A survey commissioned by Stanbic Bank has revealed that new export orders fell during the month of August.
Respondents mentioned political instability in key export markets namely Southern Sudan and Kenya where fresh elections have just been announced as some of the reasons for the drop.
However there remains optimism that the last quarter will return better results if political risk in key trading partners begins to subside.
“Moreover, the current stable macroeconomic environment is likely to bode well for the Ugandan private sector in FY2017/18 and continue to moderately get the economy back on firm growth trajectory path,” the survey report observes.
Nonetheless, the headline Stanbic Bank Uganda Purchase Managers index (PMI) for August signalled a further improvement in the health of the Ugandan private sector.
At 54.3 in August, up from 54.1 in July, the seasonally adjusted index was above the average recorded over 15 months of data collection so far.
Commenting on August’s survey findings, Jibran Qureishi, Regional Economist E.A at Stanbic Bank said, “the private sector continued to show encouraging signs of improvement in August with the PMI average recorded over the past two months of 54.2 being much higher than the 51.6 average in the first two quarters of 2017″.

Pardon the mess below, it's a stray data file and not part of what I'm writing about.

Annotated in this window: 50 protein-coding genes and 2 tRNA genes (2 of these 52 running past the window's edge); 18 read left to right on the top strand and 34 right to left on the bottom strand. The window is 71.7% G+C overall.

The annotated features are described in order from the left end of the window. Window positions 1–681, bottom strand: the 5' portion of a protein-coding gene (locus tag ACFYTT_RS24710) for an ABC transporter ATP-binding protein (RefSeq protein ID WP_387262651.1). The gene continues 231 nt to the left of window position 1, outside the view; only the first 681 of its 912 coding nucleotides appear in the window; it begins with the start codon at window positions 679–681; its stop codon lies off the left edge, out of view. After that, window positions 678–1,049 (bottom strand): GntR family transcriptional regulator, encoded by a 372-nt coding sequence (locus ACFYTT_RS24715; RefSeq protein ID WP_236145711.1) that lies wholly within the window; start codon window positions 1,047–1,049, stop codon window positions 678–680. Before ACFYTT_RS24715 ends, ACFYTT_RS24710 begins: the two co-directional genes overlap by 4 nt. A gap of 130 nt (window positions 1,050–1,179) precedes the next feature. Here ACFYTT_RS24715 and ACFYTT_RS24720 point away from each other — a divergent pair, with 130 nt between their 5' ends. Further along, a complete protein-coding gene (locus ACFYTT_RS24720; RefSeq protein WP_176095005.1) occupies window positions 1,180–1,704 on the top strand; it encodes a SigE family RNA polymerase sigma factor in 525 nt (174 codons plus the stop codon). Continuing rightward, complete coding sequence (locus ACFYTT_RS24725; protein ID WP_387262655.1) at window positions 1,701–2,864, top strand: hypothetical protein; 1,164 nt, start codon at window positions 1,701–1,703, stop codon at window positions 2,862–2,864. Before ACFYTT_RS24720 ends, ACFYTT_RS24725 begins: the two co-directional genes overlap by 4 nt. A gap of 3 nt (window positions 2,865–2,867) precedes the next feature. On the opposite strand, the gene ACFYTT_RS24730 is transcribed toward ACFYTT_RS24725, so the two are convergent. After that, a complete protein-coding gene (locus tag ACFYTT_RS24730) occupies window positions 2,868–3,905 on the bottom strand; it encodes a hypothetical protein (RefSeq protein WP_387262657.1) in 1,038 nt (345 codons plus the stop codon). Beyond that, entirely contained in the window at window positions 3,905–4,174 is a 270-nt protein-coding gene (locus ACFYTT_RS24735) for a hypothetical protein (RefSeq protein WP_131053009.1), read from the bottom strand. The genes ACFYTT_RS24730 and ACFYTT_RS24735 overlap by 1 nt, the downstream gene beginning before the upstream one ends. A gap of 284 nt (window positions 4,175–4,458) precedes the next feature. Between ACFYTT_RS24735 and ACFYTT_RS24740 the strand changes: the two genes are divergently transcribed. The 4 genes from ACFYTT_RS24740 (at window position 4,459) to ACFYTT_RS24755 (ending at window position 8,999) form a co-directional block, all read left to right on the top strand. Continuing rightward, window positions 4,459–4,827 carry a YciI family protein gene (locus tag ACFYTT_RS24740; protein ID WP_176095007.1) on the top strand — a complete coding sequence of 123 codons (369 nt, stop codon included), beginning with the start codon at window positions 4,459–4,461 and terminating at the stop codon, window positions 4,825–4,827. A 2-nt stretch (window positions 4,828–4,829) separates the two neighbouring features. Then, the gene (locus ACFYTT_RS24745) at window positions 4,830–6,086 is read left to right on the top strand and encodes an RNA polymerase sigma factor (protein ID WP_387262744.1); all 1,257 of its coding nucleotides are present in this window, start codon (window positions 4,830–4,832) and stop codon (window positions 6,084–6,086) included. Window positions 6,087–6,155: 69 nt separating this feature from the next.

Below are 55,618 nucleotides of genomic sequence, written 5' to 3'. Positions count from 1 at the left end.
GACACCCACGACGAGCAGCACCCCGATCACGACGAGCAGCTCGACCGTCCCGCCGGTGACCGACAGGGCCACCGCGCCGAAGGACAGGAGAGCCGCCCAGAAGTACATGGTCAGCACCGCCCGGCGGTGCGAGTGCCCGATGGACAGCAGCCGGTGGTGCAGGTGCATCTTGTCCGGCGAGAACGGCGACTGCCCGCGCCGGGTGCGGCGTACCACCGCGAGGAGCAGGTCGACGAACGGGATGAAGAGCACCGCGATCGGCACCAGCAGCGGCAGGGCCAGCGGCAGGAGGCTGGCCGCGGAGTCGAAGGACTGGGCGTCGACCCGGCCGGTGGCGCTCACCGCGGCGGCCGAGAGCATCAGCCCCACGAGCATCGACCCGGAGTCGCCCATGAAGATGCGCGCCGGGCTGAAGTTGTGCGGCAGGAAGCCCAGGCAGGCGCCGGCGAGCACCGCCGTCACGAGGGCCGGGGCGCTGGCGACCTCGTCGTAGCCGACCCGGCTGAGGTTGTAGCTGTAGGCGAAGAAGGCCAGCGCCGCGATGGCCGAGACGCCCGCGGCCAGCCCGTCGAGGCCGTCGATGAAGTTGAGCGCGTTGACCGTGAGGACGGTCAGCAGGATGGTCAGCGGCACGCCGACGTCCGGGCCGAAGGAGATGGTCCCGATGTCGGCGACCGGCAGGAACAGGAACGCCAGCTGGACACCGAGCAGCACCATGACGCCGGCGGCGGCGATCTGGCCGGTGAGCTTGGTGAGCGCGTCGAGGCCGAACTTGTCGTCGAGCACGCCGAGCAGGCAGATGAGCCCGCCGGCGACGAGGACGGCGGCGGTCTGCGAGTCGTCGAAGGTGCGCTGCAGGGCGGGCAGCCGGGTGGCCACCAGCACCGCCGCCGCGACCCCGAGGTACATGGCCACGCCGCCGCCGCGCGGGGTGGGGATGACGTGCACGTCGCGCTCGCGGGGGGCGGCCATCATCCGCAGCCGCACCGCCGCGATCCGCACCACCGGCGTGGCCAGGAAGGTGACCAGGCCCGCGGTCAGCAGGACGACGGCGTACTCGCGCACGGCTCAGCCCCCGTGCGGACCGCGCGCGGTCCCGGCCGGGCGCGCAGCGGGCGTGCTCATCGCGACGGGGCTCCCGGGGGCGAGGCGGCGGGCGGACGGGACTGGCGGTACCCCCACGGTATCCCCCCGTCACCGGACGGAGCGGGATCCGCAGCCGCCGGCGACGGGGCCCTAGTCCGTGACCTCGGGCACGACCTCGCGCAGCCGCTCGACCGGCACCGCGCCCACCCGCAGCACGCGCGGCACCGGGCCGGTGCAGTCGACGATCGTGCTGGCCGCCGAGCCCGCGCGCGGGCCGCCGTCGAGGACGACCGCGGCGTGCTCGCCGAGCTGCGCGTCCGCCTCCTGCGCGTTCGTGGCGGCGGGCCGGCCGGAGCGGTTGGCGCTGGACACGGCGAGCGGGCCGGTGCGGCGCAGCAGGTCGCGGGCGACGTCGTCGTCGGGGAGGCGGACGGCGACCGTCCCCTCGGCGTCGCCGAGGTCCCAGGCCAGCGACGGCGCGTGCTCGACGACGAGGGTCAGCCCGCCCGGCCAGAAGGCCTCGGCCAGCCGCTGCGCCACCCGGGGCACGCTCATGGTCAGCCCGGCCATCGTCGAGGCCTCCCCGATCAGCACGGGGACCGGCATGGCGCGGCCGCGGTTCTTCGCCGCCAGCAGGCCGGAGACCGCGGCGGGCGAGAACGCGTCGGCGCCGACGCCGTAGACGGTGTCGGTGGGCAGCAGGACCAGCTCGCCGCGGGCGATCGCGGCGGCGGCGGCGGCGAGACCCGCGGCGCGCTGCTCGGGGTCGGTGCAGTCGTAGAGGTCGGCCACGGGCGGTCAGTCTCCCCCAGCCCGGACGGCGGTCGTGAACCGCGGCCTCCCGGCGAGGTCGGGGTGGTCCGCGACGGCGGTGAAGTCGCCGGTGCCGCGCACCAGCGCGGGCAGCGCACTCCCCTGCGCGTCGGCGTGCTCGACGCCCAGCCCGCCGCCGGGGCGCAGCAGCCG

The Stanbic PMI is a composite index, calculated as a weighted average of five individual sub-components: New Orders (30%), Output (25%), Employment (20%), Suppliers Delivery Times (15%) and Stocks of Purchases (10%).
Readings above 50.0 signal an improvement in business conditions on the previous month, while readings below 50.0 show deterioration.
Analysing the performance of the various sectors, Anne Juuko, Stanbic Bank Ugandas head of Global Markets revealed that “following stability in the preceding month, the wholesale and retail sectors returned to growth in August”.
“In addition, further improvements in business conditions across the remaining sectors (agriculture, construction, industry and services) were maintained from the previous survey period,” she said.
She noted that Uganda’s private sector registered increases in both output and new orders for the seventh consecutive month.
In response to greater output requirements, private sector firms raised their payroll numbers accordingly with all five monitored subsectors increased their staffing levels during August.